In his State of the Union address, President Trump rightly emphasized the profoundly important role scientific discovery has played in strengthening our nation and advancing the goals and aspirations of the American people. His words reinforced both the strategic significance of public- and private-sector driven research and development, and its necessary role in realizing goals such as delivering children from life-threatening illness and addressing scourges like HIV/AIDS, the ongoing impact of which is most pronounced among racial and ethnic minorities and low-income populations.
But to turn aspiration into action – whether the goal is to secure our nation’s scientific capacity and leadership, end HIV/AIDS and other illnesses disproportionately affecting vulnerable populations, or overcome childhood cancers – the president and Congress must do more than acknowledge the vast return on research: they must fuel it.
A January 2019 survey commissioned by Research!America demonstrates that Americans want faster progress: 63% believe our nation is not spending enough on research to prevent, cure and treat disease and disability; 84% think faster medical progress should be a congressional priority, and 82% place a priority on research to address racial, ethnic and income-related health disparities.
Yet, there has been dangerous erosion in the resources the Centers of Disease Control and Prevention (CDC) can tap to fulfill its day-to-day responsibilities, hamstringing the very federal agency with top responsibility for public health preparedness and response, including HIV/AIDS.
The National Institutes of Health (NIH), which conducts and funds research that – coupled with private sector medical discovery – fuels life-saving medical progress, is forced to turn away 80% of the meritorious research grants that come through its door.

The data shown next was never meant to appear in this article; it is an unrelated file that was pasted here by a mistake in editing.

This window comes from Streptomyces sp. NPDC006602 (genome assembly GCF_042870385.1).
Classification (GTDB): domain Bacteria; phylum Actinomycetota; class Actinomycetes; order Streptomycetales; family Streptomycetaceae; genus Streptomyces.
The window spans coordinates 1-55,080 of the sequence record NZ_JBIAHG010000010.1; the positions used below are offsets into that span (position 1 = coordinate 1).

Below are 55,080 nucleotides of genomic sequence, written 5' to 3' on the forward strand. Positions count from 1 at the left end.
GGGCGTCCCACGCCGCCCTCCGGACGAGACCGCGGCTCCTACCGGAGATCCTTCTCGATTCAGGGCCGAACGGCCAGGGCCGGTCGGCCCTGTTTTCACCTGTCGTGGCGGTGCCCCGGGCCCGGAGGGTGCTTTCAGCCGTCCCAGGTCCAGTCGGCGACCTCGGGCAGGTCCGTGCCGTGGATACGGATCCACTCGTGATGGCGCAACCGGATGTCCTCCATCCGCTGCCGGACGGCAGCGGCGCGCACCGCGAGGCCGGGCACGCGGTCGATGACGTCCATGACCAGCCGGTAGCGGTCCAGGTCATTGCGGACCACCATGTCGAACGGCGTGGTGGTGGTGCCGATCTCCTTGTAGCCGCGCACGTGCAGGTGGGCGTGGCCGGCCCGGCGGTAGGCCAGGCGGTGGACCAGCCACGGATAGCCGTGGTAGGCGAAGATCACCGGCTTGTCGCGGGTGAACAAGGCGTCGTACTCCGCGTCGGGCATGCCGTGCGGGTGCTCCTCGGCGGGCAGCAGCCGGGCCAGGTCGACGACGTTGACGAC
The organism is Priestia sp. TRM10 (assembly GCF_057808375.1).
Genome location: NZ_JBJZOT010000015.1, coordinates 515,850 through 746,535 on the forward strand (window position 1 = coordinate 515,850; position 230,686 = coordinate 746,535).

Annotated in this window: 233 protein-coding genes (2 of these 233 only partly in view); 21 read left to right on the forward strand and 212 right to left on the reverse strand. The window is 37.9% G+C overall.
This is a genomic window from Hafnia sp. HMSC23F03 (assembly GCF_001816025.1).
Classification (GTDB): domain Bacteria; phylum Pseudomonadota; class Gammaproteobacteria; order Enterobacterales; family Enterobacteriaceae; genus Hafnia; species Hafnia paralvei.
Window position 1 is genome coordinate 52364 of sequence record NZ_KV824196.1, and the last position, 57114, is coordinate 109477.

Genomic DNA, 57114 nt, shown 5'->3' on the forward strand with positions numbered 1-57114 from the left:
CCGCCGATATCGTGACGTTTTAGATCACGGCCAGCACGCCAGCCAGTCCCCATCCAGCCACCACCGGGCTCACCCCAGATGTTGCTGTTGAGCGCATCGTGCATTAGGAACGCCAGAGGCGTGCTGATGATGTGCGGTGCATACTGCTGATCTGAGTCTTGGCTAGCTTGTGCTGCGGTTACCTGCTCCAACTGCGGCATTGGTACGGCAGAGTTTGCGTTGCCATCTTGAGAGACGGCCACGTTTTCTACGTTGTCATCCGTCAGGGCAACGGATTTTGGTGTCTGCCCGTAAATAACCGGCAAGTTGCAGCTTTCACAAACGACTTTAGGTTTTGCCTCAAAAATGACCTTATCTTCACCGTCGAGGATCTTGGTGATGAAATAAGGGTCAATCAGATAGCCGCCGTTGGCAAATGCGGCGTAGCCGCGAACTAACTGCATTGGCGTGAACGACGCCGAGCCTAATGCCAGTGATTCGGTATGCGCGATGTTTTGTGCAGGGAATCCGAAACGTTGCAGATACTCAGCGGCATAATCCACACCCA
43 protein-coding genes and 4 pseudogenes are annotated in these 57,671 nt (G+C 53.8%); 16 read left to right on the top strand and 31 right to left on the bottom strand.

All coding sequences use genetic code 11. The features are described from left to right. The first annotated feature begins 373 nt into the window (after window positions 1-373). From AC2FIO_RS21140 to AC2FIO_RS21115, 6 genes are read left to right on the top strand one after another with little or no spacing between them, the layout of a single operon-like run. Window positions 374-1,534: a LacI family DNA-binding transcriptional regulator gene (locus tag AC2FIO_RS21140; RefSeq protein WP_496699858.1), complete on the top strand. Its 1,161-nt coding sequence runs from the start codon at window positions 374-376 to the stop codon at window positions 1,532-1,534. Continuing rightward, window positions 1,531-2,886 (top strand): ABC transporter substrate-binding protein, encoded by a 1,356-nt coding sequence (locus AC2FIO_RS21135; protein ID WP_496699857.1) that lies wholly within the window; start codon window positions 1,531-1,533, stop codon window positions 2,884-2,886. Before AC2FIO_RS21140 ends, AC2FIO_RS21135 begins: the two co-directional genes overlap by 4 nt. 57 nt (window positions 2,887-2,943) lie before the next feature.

The Agency for Healthcare Research and Quality (AHRQ), which works to maximize the return on every health dollar by empowering better healthcare, is grossly underfunded.
Other science agencies playing a crucial role in scientific and health progress, including the Food and Drug Administration (FDA) and the National Science Foundation (NSF), are stuck in limbo waiting for final FY19 funding.
To meet Americans’ expectations for faster medical and public health progress that benefits us all, including stomping out HIV/AIDS, Congress and the President must treat disease like the mortal enemy it is, and fight it no holds barred.
This not only means equipping federal agencies with the resources needed to break new ground, but being vigilant in ensuring federal policy supports private sector medical innovation. To achieve eminently worthy objectives like putting an end to deadly childhood cancers, both public sector and private sector research and discovery are essential.
The president highlighted our nation’s legacy of making “giant leaps of science and discovery.” These leaps reflect a long and tough relay race in which multiple research disciplines and both the public and private sector push forward toward the finish line. By working on a bipartisan basis and championing every leg of that race, Congress and the President can assure that our nation continues to fulfill this vital legacy.
Research!America is the nation’s largest nonprofit public education and advocacy alliance working to make research to improve health a higher national priority. Founded in 1989, Research!America is supported by member organizations representing 125 million Americans. Visit www.researchamerica.org.